I Graduated So Now What?: Time Management After College

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Graduating from college is a great accomplishment.  You work possibly the hardest you have ever worked in your entire life in order to receive the divine and glorious paper that is a college diploma.  This dazzling 8×11 piece of paper appears to be your golden ticket out of the final straps of youth, and into the Wonka World of adulthood.  There is only one problem.  For the first time in your entire life, you are in charge of your time. Being the dictator of your time may sound like a dream come true at first.  However, as time goes on, you may begin to feel like a plastic bag in the wind.  Floating and aimless in your freedom.  You are now the dictator of your time and actions. This may conjure up some intimidation and anxiety.  Don’t be so hard on yourself.  After all, this is the first time an outline or a syllabus won’t tell you what to do and how to do it for the next 6 months.  You need to recreate your own goals and deadlines in order to ensure that you continue to grow and make progress.  The best way to accomplish this is by getting organized and learning how to manage your time.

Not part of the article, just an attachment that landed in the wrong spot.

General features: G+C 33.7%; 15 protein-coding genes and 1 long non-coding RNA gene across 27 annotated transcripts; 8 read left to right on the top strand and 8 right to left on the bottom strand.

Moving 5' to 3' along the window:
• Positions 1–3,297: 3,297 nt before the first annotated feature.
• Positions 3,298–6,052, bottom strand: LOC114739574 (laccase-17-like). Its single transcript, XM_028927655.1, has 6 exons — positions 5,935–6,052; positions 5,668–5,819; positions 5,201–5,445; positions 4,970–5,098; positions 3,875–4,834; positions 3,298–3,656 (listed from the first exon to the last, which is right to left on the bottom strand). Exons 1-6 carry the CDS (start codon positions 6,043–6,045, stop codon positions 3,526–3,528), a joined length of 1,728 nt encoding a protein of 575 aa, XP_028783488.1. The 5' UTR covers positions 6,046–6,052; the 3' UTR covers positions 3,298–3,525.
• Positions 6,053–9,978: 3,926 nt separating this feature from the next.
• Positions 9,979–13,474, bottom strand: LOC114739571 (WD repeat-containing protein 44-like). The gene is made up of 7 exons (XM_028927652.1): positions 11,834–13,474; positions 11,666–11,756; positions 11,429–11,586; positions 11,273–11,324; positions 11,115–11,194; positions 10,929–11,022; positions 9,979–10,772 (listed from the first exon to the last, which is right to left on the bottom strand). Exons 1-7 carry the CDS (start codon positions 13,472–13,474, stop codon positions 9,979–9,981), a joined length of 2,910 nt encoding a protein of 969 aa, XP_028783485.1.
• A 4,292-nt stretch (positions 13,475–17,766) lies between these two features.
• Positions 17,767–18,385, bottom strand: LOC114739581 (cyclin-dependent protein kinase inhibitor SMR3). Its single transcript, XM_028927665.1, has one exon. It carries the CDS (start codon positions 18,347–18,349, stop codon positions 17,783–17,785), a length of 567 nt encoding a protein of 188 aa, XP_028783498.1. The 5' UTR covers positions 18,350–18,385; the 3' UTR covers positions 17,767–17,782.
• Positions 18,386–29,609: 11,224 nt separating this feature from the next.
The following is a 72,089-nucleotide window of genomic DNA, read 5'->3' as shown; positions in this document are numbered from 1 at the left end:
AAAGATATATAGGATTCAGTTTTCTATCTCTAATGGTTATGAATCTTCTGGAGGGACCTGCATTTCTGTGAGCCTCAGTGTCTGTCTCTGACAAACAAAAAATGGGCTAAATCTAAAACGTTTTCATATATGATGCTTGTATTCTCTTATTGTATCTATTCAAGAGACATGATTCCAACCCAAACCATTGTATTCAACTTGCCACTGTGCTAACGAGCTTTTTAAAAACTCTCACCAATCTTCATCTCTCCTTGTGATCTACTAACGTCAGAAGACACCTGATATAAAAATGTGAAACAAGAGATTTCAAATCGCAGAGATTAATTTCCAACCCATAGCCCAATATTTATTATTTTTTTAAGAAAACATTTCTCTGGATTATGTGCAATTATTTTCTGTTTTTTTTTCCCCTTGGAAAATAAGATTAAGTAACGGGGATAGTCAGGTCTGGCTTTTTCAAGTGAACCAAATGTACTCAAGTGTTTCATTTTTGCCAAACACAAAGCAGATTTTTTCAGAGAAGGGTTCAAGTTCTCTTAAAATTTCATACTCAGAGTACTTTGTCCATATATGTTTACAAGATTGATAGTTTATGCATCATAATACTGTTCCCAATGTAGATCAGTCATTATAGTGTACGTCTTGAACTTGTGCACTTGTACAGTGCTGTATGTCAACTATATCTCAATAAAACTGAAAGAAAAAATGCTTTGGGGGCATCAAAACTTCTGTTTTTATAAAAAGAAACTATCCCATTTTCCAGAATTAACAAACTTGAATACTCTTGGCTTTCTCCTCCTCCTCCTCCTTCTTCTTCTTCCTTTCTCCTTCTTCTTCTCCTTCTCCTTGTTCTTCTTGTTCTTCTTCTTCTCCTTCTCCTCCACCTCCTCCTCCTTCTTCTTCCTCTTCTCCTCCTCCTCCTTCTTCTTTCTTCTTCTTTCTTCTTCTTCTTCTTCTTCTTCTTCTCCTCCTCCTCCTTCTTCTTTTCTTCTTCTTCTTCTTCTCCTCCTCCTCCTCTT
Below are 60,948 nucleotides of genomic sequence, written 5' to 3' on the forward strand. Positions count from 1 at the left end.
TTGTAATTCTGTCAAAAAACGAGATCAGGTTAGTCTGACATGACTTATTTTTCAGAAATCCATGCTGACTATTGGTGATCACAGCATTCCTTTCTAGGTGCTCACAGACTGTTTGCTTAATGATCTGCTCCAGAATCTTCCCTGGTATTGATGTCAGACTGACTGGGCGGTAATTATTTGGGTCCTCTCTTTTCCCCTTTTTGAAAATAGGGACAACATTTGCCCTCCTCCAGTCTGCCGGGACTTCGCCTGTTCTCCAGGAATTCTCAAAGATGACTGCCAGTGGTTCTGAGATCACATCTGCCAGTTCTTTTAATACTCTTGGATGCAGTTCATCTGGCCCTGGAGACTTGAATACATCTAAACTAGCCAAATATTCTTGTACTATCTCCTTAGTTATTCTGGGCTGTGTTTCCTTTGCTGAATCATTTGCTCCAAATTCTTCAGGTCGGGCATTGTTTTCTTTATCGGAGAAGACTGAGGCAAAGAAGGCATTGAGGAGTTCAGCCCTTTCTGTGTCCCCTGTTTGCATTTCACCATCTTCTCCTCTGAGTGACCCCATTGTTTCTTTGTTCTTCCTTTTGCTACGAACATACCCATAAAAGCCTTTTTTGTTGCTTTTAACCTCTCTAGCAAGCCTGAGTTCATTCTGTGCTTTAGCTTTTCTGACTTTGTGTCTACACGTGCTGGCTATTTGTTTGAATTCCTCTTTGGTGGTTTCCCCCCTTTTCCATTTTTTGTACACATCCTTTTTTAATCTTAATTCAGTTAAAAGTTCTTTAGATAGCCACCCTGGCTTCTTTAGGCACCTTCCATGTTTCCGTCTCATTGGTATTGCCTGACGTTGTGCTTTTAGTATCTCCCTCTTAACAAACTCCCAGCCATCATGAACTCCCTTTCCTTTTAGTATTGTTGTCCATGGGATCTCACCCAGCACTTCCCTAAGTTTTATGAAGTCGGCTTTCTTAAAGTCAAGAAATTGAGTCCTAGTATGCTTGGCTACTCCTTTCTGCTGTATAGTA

Managing your time is easier said than done.  Between Instagram, Facebook, and Snapchat–even writing a simple grocery list can feel impossible.  Like accomplishing most things in life, the first thing you need to do is get organized.  If you are anything like myself, organization is not your finest attribute. Consider picking up the book, One Year To An Organized Life by Regina Leeds.  It is a week by week guide on the steps that you should take to get your life in order not just for the season, but for good.  I (being the easily distracted procrastinator that I am) have not finished reading it yet.  However, the first forty pages that I did read have been truly life changing.  Here are a few tips I’ve learned from her book, and a couple more I have acquired myself.